Hitler’s plot to kidnap the POPE: Nazi leader planned to send in special SS commando unit to seize Pius XII from the Vatican
Vatican publishes details of plot to kidnap Pope and take him to Germany
US and British intelligence said Nazis would pretend to protect Pius XII
Rome got wind of the advanced plan and worked up contingency for Pope
He would have had to hide in a library for three days before being rescued
An unearthed report has revealed Adolf Hitler had intended to send in a special team to kidnap the Pope during World War Two. The Vatican has published the details of a plot forged by the Nazi leader to kidnap the wartime Pope Pius XII and bring him to Germany. Antonio Nogara, son of Bartolomeo Nogara, the former director of the Vatican museums, is the now-deceased author of the report which states Hitler intended for an elite SS commando squad to sieze the pontiff.
As reports swirled in Rome at the time of a possible abduction – after Nazi Germany occupied the city – the Vatican made plans to keep him safe in the Tower of the Winds which rises above a wing of the Vatican Library. The kidnapping plot has been revealed in L’Osservatore Romano, the Vatican newspaper. Nogara reported that the priest Giovanni Battista Montini – the later Pope Paul VI – visited Nogara’s father on a winter night in late January or early February 1944 in his service apartment at the Vatican. Montini told him information from US and British military intelligence, which said there was an ‘advanced plan’ by the Nazis to ‘arrest and deport of the Holy Father’.
The Nazis were going to pretend that they were taking Pius in order to protect him. According to the report, the two men opted for the library tower as a suitable hiding place. Montini said the Pope would have to be hidden for two to three days until the arrival of a special allied commando squad who would parachute into the countryside near Rome to come and rescue him. Antonio Nogara died in 2014 and his text about the papal kidnap plot was discovered only after his death and only now published.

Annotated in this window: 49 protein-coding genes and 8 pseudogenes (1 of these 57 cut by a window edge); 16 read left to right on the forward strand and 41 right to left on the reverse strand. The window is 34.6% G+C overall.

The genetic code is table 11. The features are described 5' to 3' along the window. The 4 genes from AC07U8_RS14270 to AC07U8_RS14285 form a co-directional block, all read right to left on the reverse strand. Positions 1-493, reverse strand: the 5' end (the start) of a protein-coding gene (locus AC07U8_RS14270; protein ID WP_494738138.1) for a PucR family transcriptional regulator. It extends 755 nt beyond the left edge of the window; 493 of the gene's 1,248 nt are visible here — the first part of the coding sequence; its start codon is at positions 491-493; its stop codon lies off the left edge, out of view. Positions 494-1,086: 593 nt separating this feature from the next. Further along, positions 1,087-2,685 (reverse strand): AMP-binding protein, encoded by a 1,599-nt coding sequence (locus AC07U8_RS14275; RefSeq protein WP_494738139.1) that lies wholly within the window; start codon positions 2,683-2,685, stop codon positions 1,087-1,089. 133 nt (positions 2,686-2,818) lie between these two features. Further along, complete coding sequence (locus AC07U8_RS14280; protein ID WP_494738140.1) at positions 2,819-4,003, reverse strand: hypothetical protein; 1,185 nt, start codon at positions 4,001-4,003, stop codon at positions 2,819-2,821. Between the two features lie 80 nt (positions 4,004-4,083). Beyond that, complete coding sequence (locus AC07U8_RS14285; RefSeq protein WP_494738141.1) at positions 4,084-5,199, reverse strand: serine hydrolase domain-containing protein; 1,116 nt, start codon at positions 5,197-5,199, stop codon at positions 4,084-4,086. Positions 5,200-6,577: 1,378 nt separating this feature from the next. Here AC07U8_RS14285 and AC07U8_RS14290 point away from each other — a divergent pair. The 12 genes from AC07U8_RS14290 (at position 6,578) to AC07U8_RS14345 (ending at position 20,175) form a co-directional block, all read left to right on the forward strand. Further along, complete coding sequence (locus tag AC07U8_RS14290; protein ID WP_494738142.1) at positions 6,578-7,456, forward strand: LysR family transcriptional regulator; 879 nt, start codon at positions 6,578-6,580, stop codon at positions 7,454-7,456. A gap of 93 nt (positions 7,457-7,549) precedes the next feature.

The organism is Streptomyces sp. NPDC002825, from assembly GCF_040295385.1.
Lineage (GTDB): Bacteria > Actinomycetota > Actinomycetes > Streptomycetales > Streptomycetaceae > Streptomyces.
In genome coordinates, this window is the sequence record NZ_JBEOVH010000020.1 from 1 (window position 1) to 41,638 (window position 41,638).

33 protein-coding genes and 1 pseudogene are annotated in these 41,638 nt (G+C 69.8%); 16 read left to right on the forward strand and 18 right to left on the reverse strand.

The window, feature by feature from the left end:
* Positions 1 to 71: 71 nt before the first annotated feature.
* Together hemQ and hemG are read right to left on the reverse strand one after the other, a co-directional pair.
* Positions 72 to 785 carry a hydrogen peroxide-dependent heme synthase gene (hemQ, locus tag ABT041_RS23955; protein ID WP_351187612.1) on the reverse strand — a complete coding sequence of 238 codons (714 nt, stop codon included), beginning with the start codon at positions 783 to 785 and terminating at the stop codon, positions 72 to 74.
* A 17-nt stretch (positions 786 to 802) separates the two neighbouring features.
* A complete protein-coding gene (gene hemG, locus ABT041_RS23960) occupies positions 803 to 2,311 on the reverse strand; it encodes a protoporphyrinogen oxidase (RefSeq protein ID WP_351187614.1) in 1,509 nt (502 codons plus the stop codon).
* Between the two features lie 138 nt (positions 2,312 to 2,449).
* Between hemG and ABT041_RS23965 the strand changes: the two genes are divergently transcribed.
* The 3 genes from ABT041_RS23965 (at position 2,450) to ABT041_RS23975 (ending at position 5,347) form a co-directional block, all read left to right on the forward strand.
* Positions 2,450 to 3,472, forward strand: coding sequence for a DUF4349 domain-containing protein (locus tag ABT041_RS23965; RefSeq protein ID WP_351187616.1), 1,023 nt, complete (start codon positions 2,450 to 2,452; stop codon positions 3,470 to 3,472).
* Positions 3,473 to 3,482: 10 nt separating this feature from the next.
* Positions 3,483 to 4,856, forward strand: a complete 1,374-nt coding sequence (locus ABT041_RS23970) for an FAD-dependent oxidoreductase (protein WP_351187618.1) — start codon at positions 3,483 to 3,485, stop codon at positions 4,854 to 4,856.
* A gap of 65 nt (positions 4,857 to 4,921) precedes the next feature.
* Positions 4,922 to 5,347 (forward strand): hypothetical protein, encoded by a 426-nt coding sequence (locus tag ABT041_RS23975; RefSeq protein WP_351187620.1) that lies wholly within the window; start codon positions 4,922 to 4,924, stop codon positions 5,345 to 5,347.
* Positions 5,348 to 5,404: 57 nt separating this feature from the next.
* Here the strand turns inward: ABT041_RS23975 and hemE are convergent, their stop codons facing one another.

The publication confirms several post-war rumours about the intended kidnapping of the controversial Pontiff who was often called ‘Hitler’s Pope’ because of his seeming reluctance to speak out about the Nazi Holocaust of the Jews. Critics allege that the time he spent in pre-war Germany made him sympathetic to the Nazi cause. But his supporters say he walked a fine line between caring for his flock and trying not to make their lives untenable in those countries under Nazi occupation. SS General Karl Wolff stated he had been ordered on September 13, 1943 to kidnap the Pope the following year. He claims Hitler told him: ‘I have a special mission for you, Wolff. ‘It will be your duty not to discuss it with anyone before I give you permission to do so. ‘Only Reichsfuhrer (Himmler) knows about it. Do you understand?’
‘I want you and your troops to occupy Vatican City as soon as possible, secure its files and art treasures, and take the Pope and Curia to the north. ‘I do not want him to fall into the hands of the allies or to be under their political pressure and influence. ‘The Vatican is already a nest of spies and a centre of anti-national socialist propaganda.’
The plan was never put into operation. After the war pro-Nazi priests in the Vatican helped many war criminals escape from Europe using either Red Cross or Vatican passports. They included Franz Stangl, commander of both the Sobibor and Treblinka extermination camps where more than one million people were murdered, and Adolf Eichmann, the logistical organizer of the Holocaust which claimed six million lives.